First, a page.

Tuesday, June 28, 2011

The Unified Vision of Shobogenzo

The Unified Vision of Shobogenzo

Today I return to a topic that I have not posted on for awhile; the "unity" of Dogen's masterpiece, Shobogenzo. Some of the unifying factors of Shobogenzo that deserve emphasis are the extraordinary consistency of the viewpoint, symbolism, and reason (dori) demonstrated by Shobogenzo as a whole. True, an accurate appreciation of Shobogenzo offers a number of challenges to modern readers, yet, as a comprehensive expression of the Buddha Dharma created by a profoundly enlightened Zen master that also happened to be an exceptionally gifted thinker and writer this remarkable work merits the effort required. Despite uncertainties about Dogen’s intention as to the order and inclusion of the fascicles constituting Shobogenzo, that it was intended to express a unified vision of the authentic Buddha Dharma is widely acknowledged .

As with any unified literary expression, only when the wholeness of the vision of Shobogenzo is comes into view can its various parts be truly appreciated. When it is experienced as a unity, rather than a miscellaneous collection, Shobogenzo is a hologram; each part demonstrating the whole, and the whole being demonstrated by each of its parts. Dogen’s Shobogenzo was clearly intended to convey, or transmit, a comprehensive expression of Buddhism with the potential to empower students/practitioners with the wisdom and skill for actualizing enlightenment. Thus, it seems that Dogen accomplished the mission he outlined in one of the earliest writings he completed upon returning from China:

“…I came home determined to spread the Dharma and to save living beings it was as if a heavy burden had been placed on my shoulders. Nevertheless, in order to wait for an upsurge during which I might discharge my sense of mission, I thought I would spend some time wandering like a cloud, calling here and there like a water weed, in the style of the ancient sages. Yet if there were any true practitioners who put the will to the truth first, being naturally unconcerned with fame and profit, they might be fruitlessly misled by false teachers and might needlessly throw a veil over right understanding. They might idly become drunk with self-deception, and sink forever into the state of delusion. How would they be able to promote the right seeds of prajna, or have the opportunity to attain the truth? If I were now absorbed in drifting like a cloud or a water weed, which mountains and rivers ought they to visit? Feeling that this would be a pitiful situation, I decided to compile a record of the customs and standards that I experienced first-hand in the Zen monasteries of the great Kingdom of Sung, together with a record of profound instruction from a [good] counselor which I have received and maintained. I will leave this record to people who learn in practice and are easy in the truth, so that they can know the right Dharma of the Buddha’s lineage. This may be a true mission.”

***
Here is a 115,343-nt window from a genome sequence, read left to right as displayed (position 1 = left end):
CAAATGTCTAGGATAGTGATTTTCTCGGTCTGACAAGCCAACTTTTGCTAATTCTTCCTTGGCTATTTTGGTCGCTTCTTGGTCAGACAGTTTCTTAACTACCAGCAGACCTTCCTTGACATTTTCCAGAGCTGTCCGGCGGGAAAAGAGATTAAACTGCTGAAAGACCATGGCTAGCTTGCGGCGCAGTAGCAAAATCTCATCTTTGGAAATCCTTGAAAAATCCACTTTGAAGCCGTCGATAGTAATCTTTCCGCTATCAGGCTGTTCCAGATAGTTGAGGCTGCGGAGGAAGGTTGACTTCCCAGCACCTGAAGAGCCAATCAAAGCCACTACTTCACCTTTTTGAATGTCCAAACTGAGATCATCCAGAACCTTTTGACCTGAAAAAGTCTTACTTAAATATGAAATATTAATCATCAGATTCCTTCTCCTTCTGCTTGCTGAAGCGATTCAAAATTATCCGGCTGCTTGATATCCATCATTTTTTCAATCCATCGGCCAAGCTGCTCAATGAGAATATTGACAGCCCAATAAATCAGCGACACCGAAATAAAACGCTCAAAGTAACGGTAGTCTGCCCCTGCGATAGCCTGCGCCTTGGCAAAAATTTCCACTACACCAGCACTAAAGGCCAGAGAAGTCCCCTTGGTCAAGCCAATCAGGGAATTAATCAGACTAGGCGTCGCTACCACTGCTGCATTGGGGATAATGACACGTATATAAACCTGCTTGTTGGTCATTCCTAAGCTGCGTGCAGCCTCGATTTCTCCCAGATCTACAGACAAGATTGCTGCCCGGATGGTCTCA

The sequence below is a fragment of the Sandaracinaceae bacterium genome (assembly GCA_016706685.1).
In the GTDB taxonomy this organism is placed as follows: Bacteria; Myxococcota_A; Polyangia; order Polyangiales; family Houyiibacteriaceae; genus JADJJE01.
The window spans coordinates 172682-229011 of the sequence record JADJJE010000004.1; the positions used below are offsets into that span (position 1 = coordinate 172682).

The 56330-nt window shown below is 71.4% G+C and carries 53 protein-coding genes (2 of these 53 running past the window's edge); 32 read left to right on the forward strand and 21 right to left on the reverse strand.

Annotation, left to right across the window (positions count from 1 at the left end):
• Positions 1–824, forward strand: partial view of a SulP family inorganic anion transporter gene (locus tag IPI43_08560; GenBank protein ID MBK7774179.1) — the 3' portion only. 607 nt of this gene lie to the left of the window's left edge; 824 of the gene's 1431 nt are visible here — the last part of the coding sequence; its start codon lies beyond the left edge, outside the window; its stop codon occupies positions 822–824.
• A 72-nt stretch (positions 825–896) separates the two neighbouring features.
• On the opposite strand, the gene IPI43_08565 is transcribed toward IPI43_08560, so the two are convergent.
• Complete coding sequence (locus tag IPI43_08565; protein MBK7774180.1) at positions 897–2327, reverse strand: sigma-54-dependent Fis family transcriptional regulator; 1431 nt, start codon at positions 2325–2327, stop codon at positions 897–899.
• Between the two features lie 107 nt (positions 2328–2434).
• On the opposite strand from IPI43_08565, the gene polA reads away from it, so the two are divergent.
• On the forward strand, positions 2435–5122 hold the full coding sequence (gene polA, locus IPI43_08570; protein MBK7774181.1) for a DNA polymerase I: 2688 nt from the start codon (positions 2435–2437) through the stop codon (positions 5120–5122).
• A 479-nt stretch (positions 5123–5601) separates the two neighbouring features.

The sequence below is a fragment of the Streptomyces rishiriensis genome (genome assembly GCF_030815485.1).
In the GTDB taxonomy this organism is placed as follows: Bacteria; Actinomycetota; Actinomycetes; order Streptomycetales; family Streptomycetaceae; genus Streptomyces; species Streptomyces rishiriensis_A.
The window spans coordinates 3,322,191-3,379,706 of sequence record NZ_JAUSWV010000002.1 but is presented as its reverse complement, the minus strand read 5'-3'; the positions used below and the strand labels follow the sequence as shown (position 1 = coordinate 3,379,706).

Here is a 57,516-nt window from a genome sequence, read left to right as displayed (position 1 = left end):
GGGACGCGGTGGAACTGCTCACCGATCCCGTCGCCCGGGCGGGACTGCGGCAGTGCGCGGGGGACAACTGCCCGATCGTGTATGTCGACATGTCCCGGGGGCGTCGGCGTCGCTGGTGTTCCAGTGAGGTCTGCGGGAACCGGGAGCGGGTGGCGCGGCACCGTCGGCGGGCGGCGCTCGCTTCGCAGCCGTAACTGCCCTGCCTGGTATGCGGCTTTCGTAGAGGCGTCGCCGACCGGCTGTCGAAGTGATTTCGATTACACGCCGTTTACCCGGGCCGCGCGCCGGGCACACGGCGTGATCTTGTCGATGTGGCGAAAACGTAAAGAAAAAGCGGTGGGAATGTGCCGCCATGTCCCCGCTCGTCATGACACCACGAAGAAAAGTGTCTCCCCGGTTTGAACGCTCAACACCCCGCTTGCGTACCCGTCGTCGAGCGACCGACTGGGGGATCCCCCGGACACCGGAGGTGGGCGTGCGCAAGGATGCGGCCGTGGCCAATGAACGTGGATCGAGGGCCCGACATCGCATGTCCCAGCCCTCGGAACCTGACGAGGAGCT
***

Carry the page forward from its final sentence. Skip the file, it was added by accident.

Bendowa, Master Dogen's Shobogenzo, Gudo Nishijima & Mike Cross

In writing this, Dogen revealed his clear disagreement with a popular viewpoint often asserted in contemporary Zen literature - not infrequently by those claiming to be followers of his teachings. This statement surely seems to contradict certain dogmatic tenets suggested by contemporary Soto-Zen institutions:

“I will leave this record to people who learn in practice and are easy in the truth, so that they can know the right Dharma of the Buddha’s lineage.”

In contradiction to certain popular notions about Zen, Dogen is clearly suggesting that the "right Dharma" is communicable through words and letters. Some contemporary Zen teachers will, of course, deny that Dogen meant what he said, and insist that the “right Dharma” can only be accessed through the individual guidance of a "living" certified "enlightened master" (i.e. themselves, or other teachers “certified” within the lineage (or lineages) that they regard as legitimate).

Zen, of course, warns about the dangers of becoming attached to doctrines - realization cannot simply be learned it must be verified in practice. However, Dogen, like other classic Zen masters, clearly reveals how to avoid “becoming attached” to doctrines, and how to effectively put them into practice. When Dogen wrote he “will leave this record” so people “can know the right-Dharma of the Buddha’s lineage,” he meant exactly that - and more:

“Just as the words and letters I have seen thus far are one, two, three, four, and five, so the words and letters I see now are also six, seven, eight, nine, and ten. The monastics of future generations will be able to understand a nondiscriminative Zen (ichimizen) based on words and letters, if they devote efforts to spiritual practice by seeing the universe through words and letters, and words and letters through the universe.”
Tenzo Kyokun, as cited in Dogen Kigen: Mystical Realist, professor Hee-Jin Kim

Wow! Are there any "monastics of future generations" around today? I don't say there are none, but I say that there are few...


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